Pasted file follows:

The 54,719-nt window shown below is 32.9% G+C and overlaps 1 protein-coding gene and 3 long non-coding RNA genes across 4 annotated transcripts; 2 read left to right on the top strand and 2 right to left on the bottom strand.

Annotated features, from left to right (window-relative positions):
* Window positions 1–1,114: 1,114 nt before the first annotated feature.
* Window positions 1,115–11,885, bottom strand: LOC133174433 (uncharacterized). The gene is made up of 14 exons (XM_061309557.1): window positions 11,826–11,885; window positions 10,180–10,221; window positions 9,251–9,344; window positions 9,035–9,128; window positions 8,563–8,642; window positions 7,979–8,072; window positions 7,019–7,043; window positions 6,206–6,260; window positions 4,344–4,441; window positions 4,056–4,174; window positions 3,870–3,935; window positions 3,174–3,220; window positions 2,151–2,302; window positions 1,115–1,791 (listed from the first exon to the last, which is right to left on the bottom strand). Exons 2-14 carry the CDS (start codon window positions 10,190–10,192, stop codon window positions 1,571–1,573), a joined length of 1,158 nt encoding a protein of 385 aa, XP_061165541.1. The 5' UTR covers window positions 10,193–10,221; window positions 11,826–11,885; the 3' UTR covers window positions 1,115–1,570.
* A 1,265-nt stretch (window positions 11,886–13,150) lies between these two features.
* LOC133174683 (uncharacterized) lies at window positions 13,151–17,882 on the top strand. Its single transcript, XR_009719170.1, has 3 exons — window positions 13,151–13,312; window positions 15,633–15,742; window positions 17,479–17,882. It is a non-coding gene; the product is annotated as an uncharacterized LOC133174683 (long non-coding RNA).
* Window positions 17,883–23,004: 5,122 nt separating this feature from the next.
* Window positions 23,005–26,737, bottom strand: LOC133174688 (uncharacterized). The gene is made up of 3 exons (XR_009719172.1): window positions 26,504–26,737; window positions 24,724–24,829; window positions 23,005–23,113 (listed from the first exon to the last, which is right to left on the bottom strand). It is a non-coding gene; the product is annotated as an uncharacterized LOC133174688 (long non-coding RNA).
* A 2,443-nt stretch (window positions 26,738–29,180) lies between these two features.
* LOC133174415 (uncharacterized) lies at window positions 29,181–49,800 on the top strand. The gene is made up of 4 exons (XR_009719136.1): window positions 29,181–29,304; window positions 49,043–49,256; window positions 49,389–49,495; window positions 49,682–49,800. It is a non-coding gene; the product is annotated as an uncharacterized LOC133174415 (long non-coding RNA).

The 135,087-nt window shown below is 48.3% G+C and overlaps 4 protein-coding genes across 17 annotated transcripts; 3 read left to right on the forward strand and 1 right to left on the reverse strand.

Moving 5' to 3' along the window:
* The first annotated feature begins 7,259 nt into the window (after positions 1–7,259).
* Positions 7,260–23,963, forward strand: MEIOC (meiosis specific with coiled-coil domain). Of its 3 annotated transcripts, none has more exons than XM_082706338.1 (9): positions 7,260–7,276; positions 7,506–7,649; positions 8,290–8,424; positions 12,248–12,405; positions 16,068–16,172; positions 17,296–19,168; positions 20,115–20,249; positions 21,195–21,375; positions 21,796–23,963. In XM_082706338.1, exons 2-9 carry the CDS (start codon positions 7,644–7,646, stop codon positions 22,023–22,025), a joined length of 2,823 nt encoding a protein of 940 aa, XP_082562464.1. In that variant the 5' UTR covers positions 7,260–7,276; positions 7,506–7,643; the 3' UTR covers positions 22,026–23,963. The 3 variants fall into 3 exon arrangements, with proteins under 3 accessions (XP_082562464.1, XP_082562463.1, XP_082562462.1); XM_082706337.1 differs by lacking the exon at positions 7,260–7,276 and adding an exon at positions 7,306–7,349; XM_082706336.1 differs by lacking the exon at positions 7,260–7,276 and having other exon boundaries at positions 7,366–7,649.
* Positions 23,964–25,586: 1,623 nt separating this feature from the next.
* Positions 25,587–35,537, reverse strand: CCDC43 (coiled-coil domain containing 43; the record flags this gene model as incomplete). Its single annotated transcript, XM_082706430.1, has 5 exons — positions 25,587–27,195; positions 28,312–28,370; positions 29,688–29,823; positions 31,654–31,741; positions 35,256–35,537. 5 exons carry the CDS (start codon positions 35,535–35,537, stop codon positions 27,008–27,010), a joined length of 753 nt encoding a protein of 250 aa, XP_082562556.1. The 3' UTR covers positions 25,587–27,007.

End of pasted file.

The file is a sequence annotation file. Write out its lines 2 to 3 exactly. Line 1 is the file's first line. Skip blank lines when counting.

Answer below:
Annotated features, from left to right (window-relative positions):
* Window positions 1–1,114: 1,114 nt before the first annotated feature.